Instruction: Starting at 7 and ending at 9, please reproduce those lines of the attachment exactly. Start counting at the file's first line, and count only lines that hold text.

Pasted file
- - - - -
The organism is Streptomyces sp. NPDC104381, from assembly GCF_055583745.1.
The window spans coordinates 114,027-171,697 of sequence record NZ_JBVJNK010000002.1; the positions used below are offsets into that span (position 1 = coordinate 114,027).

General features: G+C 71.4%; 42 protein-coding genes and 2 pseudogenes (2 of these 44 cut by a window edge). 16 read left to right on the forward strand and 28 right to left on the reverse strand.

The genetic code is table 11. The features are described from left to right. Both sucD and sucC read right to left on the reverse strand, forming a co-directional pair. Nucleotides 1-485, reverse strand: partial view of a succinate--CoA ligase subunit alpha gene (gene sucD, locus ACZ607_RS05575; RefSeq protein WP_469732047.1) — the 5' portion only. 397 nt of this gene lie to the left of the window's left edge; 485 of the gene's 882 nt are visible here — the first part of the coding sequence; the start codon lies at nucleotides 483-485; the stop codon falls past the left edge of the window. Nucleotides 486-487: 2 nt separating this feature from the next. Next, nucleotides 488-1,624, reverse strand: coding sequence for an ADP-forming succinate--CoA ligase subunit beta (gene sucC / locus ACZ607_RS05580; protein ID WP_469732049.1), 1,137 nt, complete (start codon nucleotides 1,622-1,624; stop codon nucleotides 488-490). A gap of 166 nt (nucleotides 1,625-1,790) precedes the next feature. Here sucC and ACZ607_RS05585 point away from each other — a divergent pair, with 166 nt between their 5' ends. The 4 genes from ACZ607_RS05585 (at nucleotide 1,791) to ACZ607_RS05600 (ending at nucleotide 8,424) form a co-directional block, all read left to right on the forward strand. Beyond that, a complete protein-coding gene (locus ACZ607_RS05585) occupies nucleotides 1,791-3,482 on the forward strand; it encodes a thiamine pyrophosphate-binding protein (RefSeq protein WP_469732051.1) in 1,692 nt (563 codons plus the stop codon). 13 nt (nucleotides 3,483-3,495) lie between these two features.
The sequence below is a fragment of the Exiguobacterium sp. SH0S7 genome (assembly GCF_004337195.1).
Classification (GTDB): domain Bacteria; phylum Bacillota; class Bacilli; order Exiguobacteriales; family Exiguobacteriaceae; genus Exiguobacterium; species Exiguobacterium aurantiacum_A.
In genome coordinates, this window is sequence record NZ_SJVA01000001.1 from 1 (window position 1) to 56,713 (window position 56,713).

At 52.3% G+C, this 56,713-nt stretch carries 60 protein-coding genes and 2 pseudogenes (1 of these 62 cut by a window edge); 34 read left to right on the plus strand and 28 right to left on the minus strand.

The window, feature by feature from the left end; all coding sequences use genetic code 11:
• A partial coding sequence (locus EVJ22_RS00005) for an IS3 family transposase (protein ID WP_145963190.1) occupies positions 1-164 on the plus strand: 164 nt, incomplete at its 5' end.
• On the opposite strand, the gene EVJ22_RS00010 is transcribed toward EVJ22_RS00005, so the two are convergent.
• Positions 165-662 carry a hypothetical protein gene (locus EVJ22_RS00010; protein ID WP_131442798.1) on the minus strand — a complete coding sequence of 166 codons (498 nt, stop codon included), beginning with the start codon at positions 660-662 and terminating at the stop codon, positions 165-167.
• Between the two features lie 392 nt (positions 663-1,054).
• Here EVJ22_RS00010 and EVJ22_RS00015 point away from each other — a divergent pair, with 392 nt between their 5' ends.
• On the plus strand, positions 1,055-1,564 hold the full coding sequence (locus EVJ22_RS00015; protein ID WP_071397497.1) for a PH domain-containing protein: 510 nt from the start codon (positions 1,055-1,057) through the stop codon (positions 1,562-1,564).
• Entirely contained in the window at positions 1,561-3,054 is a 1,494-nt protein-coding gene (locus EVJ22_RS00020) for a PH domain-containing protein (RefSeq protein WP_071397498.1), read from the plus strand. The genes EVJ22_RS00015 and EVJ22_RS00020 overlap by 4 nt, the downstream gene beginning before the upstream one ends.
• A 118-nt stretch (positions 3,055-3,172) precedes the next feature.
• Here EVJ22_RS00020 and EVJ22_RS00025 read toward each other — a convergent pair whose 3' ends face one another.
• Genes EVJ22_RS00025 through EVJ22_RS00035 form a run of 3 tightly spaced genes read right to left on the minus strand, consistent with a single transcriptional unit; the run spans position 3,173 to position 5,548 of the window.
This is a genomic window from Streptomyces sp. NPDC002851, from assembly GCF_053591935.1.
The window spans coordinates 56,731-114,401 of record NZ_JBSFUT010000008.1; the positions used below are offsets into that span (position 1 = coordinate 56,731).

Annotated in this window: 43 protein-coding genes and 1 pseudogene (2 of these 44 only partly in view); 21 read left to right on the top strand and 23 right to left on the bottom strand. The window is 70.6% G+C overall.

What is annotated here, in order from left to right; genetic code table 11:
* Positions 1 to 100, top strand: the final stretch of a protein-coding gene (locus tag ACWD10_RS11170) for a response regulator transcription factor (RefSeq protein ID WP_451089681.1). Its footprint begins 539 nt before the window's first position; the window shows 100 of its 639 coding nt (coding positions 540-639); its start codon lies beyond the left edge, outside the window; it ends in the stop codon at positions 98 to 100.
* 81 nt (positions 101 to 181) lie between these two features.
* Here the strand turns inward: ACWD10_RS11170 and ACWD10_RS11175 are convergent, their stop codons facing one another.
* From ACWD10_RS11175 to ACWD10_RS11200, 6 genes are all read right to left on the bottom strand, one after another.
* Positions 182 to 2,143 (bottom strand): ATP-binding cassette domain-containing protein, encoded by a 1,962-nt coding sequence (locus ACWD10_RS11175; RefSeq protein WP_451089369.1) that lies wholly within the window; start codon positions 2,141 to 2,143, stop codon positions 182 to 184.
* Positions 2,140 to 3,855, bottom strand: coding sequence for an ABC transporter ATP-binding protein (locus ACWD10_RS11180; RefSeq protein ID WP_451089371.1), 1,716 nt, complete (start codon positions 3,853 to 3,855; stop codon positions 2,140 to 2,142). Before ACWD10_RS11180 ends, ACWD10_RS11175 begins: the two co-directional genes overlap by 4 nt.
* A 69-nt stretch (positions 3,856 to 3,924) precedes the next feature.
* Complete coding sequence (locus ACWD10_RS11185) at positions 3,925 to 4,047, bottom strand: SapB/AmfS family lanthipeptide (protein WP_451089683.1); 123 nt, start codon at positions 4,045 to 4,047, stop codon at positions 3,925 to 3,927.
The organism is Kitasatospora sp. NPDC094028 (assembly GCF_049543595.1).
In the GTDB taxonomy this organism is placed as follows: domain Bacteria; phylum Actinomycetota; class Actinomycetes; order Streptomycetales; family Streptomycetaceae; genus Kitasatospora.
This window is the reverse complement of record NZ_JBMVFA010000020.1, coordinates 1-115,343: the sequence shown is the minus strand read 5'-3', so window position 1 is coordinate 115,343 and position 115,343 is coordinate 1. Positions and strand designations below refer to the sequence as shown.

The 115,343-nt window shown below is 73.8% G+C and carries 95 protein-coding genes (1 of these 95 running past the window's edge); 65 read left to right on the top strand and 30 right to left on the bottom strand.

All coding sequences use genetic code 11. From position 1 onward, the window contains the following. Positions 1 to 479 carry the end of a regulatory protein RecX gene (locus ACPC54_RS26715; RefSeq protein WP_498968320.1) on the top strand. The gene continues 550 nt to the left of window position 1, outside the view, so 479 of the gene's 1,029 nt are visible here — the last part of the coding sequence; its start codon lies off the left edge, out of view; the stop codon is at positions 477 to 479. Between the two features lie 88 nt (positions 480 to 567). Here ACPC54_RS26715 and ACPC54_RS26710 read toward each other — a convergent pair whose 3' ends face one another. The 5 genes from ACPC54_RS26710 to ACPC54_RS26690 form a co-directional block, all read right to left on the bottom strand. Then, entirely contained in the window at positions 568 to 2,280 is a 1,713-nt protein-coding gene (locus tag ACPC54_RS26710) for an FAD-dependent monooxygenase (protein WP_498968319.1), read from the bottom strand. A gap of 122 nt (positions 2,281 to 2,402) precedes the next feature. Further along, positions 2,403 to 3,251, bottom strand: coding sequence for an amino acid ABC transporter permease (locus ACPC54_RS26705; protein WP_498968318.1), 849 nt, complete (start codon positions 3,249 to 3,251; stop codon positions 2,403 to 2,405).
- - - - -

In genome coordinates, this window is sequence record NZ_SJVA01000001.1 from 1 (window position 1) to 56,713 (window position 56,713).

At 52.3% G+C, this 56,713-nt stretch carries 60 protein-coding genes and 2 pseudogenes (1 of these 62 cut by a window edge); 34 read left to right on the plus strand and 28 right to left on the minus strand.

The window, feature by feature from the left end; all coding sequences use genetic code 11: